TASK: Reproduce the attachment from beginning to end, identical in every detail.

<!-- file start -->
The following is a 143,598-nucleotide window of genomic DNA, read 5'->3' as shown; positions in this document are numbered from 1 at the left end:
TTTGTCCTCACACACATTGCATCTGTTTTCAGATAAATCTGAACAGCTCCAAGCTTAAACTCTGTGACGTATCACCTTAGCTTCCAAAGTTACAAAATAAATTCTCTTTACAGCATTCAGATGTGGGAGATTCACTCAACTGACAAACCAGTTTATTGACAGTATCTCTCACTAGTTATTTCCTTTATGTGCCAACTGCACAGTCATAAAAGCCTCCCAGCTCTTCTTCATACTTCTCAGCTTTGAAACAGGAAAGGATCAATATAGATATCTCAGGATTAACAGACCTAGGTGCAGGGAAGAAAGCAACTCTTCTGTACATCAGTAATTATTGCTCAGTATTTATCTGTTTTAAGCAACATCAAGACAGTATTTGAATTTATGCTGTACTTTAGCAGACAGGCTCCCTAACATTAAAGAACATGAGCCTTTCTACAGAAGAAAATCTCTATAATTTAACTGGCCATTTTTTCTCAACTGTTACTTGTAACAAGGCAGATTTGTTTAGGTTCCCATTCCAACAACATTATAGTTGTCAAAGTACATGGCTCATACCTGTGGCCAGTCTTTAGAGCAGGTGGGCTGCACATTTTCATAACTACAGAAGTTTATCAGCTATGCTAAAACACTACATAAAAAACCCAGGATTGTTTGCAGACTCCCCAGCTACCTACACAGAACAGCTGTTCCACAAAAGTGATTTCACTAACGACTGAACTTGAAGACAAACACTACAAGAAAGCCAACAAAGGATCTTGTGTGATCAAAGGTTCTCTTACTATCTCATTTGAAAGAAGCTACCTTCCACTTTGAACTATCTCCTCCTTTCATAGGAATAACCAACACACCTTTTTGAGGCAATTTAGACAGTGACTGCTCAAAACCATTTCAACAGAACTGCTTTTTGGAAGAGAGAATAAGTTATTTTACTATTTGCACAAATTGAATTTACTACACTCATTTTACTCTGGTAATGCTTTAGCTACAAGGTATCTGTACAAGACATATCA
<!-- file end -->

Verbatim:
The following is a 143,598-nucleotide window of genomic DNA, read 5'->3' as shown; positions in this document are numbered from 1 at the left end:
TTTGTCCTCACACACATTGCATCTGTTTTCAGATAAATCTGAACAGCTCCAAGCTTAAACTCTGTGACGTATCACCTTAGCTTCCAAAGTTACAAAATAAATTCTCTTTACAGCATTCAGATGTGGGAGATTCACTCAACTGACAAACCAGTTTATTGACAGTATCTCTCACTAGTTATTTCCTTTATGTGCCAACTGCACAGTCATAAAAGCCTCCCAGCTCTTCTTCATACTTCTCAGCTTTGAAACAGGAAAGGATCAATATAGATATCTCAGGATTAACAGACCTAGGTGCAGGGAAGAAAGCAACTCTTCTGTACATCAGTAATTATTGCTCAGTATTTATCTGTTTTAAGCAACATCAAGACAGTATTTGAATTTATGCTGTACTTTAGCAGACAGGCTCCCTAACATTAAAGAACATGAGCCTTTCTACAGAAGAAAATCTCTATAATTTAACTGGCCATTTTTTCTCAACTGTTACTTGTAACAAGGCAGATTTGTTTAGGTTCCCATTCCAACAACATTATAGTTGTCAAAGTACATGGCTCATACCTGTGGCCAGTCTTTAGAGCAGGTGGGCTGCACATTTTCATAACTACAGAAGTTTATCAGCTATGCTAAAACACTACATAAAAAACCCAGGATTGTTTGCAGACTCCCCAGCTACCTACACAGAACAGCTGTTCCACAAAAGTGATTTCACTAACGACTGAACTTGAAGACAAACACTACAAGAAAGCCAACAAAGGATCTTGTGTGATCAAAGGTTCTCTTACTATCTCATTTGAAAGAAGCTACCTTCCACTTTGAACTATCTCCTCCTTTCATAGGAATAACCAACACACCTTTTTGAGGCAATTTAGACAGTGACTGCTCAAAACCATTTCAACAGAACTGCTTTTTGGAAGAGAGAATAAGTTATTTTACTATTTGCACAAATTGAATTTACTACACTCATTTTACTCTGGTAATGCTTTAGCTACAAGGTATCTGTACAAGACATATCA